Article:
‘We hoped everyday for an evacuation,’ said Vladymyr Babeush, 41, an Azovstal evacuee who worked at the plant and was among those who arrived in Zaporizhzhia. ‘And now we are done waiting. We’re so thankful to everyone involved.’
‘I’m very tired. I was in the bus for about 17 hours. But I feel happy because there’s fresh air and I’m in Ukraine,’ said 17-year-old Azovstal evacuee Dmytro, who was wearing one of the plant’s workers uniforms.
The complex – the final pocket of Ukrainian resistance in the city – has taken on symbolic value. Full control of Mariupol would allow Moscow to create a land bridge between the Crimean peninsula, which it annexed in 2014, and eastern regions run by pro-Russian separatists.
In one of those regions, Lugansk, Ukrainian forces are now mounting a last-ditch defence of Severodonetsk, formerly an industrial city of 100,000 people.
Lugansk region governor Sergiy Gaiday said rescuers in Bilogorivka were searching for survivors in the debris left by the Russian attack on the school there, though the outlook was bleak.
‘Bombs fell on the school,’ he said on Telegram, ‘and unfortunately it was completely destroyed.’
A view shows an explosion at a plant of Azovstal Iron and Steel Works during Ukraine-Russia conflict in the southern port city of Mariupol, Ukraine May 8, 2022
This satellite image taken by Planet Labs PBC shows damage at the Azovstal steelworks in Mariupol, Ukraine, Friday, May 6, 2022
Vladimir Putin had no victories in Ukraine to proclaim on Russia’s Victory Day on Monday. Nor did his speech at the Red Square military parade offer any clear pictures of when a victory may come or how it would be achieved.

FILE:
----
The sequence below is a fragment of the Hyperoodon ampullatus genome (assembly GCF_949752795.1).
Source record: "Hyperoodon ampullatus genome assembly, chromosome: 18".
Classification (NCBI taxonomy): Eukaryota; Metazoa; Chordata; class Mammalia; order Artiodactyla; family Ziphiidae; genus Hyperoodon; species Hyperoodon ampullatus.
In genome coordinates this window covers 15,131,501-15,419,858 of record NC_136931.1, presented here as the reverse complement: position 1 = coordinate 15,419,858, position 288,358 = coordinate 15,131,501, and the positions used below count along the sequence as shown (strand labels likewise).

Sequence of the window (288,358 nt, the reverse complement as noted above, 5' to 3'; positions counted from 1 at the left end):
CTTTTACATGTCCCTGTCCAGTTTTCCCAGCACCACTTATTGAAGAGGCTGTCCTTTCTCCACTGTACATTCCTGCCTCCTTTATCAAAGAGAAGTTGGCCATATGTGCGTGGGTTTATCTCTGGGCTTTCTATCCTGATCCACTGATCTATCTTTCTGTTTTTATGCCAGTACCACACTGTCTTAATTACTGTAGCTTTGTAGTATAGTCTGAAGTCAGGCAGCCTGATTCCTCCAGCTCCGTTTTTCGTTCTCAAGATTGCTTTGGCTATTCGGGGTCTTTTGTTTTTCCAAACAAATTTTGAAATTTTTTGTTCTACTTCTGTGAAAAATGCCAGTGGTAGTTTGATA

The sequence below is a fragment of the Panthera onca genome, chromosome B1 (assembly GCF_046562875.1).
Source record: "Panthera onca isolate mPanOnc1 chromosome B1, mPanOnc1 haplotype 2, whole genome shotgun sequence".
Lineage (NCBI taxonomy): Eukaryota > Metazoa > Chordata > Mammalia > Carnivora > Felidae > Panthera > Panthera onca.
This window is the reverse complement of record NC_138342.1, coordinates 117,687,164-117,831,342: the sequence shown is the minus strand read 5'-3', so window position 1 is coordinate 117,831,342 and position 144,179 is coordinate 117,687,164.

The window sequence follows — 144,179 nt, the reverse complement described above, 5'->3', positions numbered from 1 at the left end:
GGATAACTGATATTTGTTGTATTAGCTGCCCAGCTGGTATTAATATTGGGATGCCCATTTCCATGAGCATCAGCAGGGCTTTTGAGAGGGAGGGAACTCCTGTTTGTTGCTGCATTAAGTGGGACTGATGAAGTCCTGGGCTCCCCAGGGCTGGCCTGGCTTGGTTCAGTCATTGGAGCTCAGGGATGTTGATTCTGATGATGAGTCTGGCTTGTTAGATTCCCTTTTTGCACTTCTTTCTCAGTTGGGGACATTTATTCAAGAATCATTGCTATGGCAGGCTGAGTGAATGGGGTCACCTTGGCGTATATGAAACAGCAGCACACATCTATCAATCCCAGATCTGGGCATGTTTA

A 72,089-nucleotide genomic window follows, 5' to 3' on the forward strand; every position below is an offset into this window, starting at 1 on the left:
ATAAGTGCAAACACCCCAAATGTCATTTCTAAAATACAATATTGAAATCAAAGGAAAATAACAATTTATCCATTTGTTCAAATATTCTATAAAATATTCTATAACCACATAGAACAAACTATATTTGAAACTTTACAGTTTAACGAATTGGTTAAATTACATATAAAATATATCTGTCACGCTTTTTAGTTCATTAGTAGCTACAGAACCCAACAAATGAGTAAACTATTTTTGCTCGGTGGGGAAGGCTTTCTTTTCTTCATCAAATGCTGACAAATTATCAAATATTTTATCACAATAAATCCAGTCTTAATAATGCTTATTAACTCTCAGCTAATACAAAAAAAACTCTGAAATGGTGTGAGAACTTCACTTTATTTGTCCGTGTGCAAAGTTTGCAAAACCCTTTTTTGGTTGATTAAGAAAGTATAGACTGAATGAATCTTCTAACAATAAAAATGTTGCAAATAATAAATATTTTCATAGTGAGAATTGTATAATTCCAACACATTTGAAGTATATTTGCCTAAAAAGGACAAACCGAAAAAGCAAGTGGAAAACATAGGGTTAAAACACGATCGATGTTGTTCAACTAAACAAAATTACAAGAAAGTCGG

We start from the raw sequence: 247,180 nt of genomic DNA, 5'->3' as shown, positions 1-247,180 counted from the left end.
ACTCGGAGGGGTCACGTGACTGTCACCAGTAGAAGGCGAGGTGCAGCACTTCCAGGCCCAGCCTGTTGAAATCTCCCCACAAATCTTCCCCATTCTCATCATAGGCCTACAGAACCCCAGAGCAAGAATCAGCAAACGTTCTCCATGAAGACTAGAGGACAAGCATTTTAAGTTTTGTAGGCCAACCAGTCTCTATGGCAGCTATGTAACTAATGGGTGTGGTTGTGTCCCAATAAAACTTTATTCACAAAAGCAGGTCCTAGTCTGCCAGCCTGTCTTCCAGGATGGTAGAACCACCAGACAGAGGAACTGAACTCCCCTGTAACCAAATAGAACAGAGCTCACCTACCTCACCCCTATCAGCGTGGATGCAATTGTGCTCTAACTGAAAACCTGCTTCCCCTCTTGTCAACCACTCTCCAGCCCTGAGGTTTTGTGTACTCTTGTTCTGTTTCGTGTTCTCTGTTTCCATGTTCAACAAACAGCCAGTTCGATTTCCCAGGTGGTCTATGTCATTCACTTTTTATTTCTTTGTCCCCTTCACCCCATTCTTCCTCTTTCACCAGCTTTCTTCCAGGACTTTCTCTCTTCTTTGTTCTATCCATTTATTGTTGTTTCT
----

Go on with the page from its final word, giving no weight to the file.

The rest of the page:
Instead, the Russian president’s address Monday seemed to suggest that the war that many expected would be brief and decisive could be a long and brutal grind.
Victory Day commemorates another campaign of grisly determination: the Red Army’s offensive against Nazi forces that eventually brought the Soviet troops to Berlin, ending the European theater of World War II.
The suffering was immense on the battlefield and among civilians; the Soviet Union lost 27 million people in the war.
The pain of all the deaths combines with the defeat of odious opponents to give Victory Day a deep emotional resonance in Russia.
Putin on Monday tried to portray the war in Ukraine as having the same high moral purpose as the fight against Adolf Hitler’s forces.
He repeated his frequent contention that Ukraine is in thrall to Nazism and that this war, too, is necessary to repel a malign aggressor – even though Ukraine had made no incursions into Russia and is led by a president, Volodymyr Zelenskyy, who is Jewish and lost relatives in the Holocaust.